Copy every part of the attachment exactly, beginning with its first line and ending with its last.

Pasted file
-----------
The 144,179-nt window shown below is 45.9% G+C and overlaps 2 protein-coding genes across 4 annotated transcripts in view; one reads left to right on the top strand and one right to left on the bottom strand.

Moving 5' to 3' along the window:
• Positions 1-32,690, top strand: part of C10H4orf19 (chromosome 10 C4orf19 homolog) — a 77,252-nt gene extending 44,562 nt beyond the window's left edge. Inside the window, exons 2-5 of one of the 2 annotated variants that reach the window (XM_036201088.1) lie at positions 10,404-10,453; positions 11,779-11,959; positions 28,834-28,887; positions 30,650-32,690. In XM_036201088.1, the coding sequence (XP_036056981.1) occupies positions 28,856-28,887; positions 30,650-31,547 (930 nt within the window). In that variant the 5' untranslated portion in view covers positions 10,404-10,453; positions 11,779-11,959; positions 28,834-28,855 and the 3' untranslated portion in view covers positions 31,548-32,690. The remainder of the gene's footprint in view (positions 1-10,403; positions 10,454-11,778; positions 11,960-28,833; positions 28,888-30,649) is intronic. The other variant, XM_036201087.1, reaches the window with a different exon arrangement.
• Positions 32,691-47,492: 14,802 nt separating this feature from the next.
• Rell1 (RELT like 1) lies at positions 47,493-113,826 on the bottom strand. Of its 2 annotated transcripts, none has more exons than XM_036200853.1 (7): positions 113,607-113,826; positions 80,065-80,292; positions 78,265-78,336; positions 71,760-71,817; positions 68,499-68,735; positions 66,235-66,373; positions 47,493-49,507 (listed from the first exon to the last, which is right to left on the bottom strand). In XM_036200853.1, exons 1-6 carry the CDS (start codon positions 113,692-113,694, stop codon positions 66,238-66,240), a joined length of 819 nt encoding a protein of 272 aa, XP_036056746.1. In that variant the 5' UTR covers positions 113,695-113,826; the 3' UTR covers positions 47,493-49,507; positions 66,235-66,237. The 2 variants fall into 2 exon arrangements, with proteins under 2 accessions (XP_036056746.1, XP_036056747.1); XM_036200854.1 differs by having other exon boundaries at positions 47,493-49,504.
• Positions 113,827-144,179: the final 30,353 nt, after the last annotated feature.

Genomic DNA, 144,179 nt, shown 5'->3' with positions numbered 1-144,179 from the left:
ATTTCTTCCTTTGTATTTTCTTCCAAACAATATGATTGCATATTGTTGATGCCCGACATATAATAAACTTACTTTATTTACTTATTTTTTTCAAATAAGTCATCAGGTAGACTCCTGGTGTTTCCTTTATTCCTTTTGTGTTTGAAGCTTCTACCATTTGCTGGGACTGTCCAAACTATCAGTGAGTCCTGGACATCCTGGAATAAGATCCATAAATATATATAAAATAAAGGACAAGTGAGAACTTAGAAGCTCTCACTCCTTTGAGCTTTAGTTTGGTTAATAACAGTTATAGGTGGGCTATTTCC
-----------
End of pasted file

The 144,179-nt window shown below is 45.9% G+C and overlaps 2 protein-coding genes across 4 annotated transcripts in view; one reads left to right on the top strand and one right to left on the bottom strand.

Moving 5' to 3' along the window:
• Positions 1-32,690, top strand: part of C10H4orf19 (chromosome 10 C4orf19 homolog) — a 77,252-nt gene extending 44,562 nt beyond the window's left edge. Inside the window, exons 2-5 of one of the 2 annotated variants that reach the window (XM_036201088.1) lie at positions 10,404-10,453; positions 11,779-11,959; positions 28,834-28,887; positions 30,650-32,690. In XM_036201088.1, the coding sequence (XP_036056981.1) occupies positions 28,856-28,887; positions 30,650-31,547 (930 nt within the window). In that variant the 5' untranslated portion in view covers positions 10,404-10,453; positions 11,779-11,959; positions 28,834-28,855 and the 3' untranslated portion in view covers positions 31,548-32,690. The remainder of the gene's footprint in view (positions 1-10,403; positions 10,454-11,778; positions 11,960-28,833; positions 28,888-30,649) is intronic. The other variant, XM_036201087.1, reaches the window with a different exon arrangement.
• Positions 32,691-47,492: 14,802 nt separating this feature from the next.
• Rell1 (RELT like 1) lies at positions 47,493-113,826 on the bottom strand. Of its 2 annotated transcripts, none has more exons than XM_036200853.1 (7): positions 113,607-113,826; positions 80,065-80,292; positions 78,265-78,336; positions 71,760-71,817; positions 68,499-68,735; positions 66,235-66,373; positions 47,493-49,507 (listed from the first exon to the last, which is right to left on the bottom strand). In XM_036200853.1, exons 1-6 carry the CDS (start codon positions 113,692-113,694, stop codon positions 66,238-66,240), a joined length of 819 nt encoding a protein of 272 aa, XP_036056746.1. In that variant the 5' UTR covers positions 113,695-113,826; the 3' UTR covers positions 47,493-49,507; positions 66,235-66,237. The 2 variants fall into 2 exon arrangements, with proteins under 2 accessions (XP_036056746.1, XP_036056747.1); XM_036200854.1 differs by having other exon boundaries at positions 47,493-49,504.
• Positions 113,827-144,179: the final 30,353 nt, after the last annotated feature.

Genomic DNA, 144,179 nt, shown 5'->3' with positions numbered 1-144,179 from the left:
ATTTCTTCCTTTGTATTTTCTTCCAAACAATATGATTGCATATTGTTGATGCCCGACATATAATAAACTTACTTTATTTACTTATTTTTTTCAAATAAGTCATCAGGTAGACTCCTGGTGTTTCCTTTATTCCTTTTGTGTTTGAAGCTTCTACCATTTGCTGGGACTGTCCAAACTATCAGTGAGTCCTGGACATCCTGGAATAAGATCCATAAATATATATAAAATAAAGGACAAGTGAGAACTTAGAAGCTCTCACTCCTTTGAGCTTTAGTTTGGTTAATAACAGTTATAGGTGGGCTATTTCC